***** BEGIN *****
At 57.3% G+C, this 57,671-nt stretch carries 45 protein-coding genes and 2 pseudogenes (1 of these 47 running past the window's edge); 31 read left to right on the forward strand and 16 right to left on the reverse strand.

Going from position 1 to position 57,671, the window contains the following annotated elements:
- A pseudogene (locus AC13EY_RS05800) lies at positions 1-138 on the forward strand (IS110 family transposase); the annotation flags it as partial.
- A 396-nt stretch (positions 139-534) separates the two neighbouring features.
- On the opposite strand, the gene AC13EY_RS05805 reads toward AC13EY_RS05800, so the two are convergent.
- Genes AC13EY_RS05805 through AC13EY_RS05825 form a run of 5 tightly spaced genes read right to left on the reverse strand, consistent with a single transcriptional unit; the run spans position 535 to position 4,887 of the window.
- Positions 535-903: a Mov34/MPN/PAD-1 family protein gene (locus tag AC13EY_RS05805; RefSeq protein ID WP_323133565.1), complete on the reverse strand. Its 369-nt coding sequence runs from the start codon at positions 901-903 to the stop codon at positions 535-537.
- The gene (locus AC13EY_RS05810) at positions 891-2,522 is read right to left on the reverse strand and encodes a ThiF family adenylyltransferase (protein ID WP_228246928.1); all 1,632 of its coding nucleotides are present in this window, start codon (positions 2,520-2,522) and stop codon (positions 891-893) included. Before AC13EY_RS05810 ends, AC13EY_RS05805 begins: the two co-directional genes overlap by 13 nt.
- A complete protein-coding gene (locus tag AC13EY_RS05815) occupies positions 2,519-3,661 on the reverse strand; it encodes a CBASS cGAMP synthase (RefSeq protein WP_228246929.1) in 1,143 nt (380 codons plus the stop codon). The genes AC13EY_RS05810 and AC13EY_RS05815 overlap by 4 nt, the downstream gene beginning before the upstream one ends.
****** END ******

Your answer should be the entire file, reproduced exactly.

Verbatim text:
At 57.3% G+C, this 57,671-nt stretch carries 45 protein-coding genes and 2 pseudogenes (1 of these 47 running past the window's edge); 31 read left to right on the forward strand and 16 right to left on the reverse strand.

Going from position 1 to position 57,671, the window contains the following annotated elements:
- A pseudogene (locus AC13EY_RS05800) lies at positions 1-138 on the forward strand (IS110 family transposase); the annotation flags it as partial.
- A 396-nt stretch (positions 139-534) separates the two neighbouring features.
- On the opposite strand, the gene AC13EY_RS05805 reads toward AC13EY_RS05800, so the two are convergent.
- Genes AC13EY_RS05805 through AC13EY_RS05825 form a run of 5 tightly spaced genes read right to left on the reverse strand, consistent with a single transcriptional unit; the run spans position 535 to position 4,887 of the window.
- Positions 535-903: a Mov34/MPN/PAD-1 family protein gene (locus tag AC13EY_RS05805; RefSeq protein ID WP_323133565.1), complete on the reverse strand. Its 369-nt coding sequence runs from the start codon at positions 901-903 to the stop codon at positions 535-537.
- The gene (locus AC13EY_RS05810) at positions 891-2,522 is read right to left on the reverse strand and encodes a ThiF family adenylyltransferase (protein ID WP_228246928.1); all 1,632 of its coding nucleotides are present in this window, start codon (positions 2,520-2,522) and stop codon (positions 891-893) included. Before AC13EY_RS05810 ends, AC13EY_RS05805 begins: the two co-directional genes overlap by 13 nt.
- A complete protein-coding gene (locus tag AC13EY_RS05815) occupies positions 2,519-3,661 on the reverse strand; it encodes a CBASS cGAMP synthase (RefSeq protein WP_228246929.1) in 1,143 nt (380 codons plus the stop codon). The genes AC13EY_RS05810 and AC13EY_RS05815 overlap by 4 nt, the downstream gene beginning before the upstream one ends.